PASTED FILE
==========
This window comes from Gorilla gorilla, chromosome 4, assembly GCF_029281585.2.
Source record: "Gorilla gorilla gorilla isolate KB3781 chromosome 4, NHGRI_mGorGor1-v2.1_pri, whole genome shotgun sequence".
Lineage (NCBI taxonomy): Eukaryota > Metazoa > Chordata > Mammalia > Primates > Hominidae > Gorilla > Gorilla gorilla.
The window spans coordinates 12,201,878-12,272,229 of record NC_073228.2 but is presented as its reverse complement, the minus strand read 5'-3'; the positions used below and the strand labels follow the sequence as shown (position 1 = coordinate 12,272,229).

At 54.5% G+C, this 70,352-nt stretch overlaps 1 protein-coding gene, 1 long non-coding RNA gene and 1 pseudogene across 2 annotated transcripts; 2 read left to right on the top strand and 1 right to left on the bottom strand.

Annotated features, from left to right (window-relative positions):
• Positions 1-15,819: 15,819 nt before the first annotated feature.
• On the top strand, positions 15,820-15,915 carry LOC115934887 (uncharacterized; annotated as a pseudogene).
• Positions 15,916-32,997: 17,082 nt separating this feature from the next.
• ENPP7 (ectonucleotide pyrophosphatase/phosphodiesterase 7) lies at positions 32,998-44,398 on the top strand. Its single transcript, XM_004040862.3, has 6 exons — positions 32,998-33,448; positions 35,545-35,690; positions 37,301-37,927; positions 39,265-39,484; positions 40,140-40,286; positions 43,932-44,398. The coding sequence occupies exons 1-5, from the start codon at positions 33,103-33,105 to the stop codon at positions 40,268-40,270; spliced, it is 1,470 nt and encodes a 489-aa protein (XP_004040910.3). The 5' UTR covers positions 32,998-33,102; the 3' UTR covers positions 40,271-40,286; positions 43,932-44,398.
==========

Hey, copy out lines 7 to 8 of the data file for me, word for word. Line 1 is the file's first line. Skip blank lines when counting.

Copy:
• Positions 1-15,819: 15,819 nt before the first annotated feature.
• On the top strand, positions 15,820-15,915 carry LOC115934887 (uncharacterized; annotated as a pseudogene).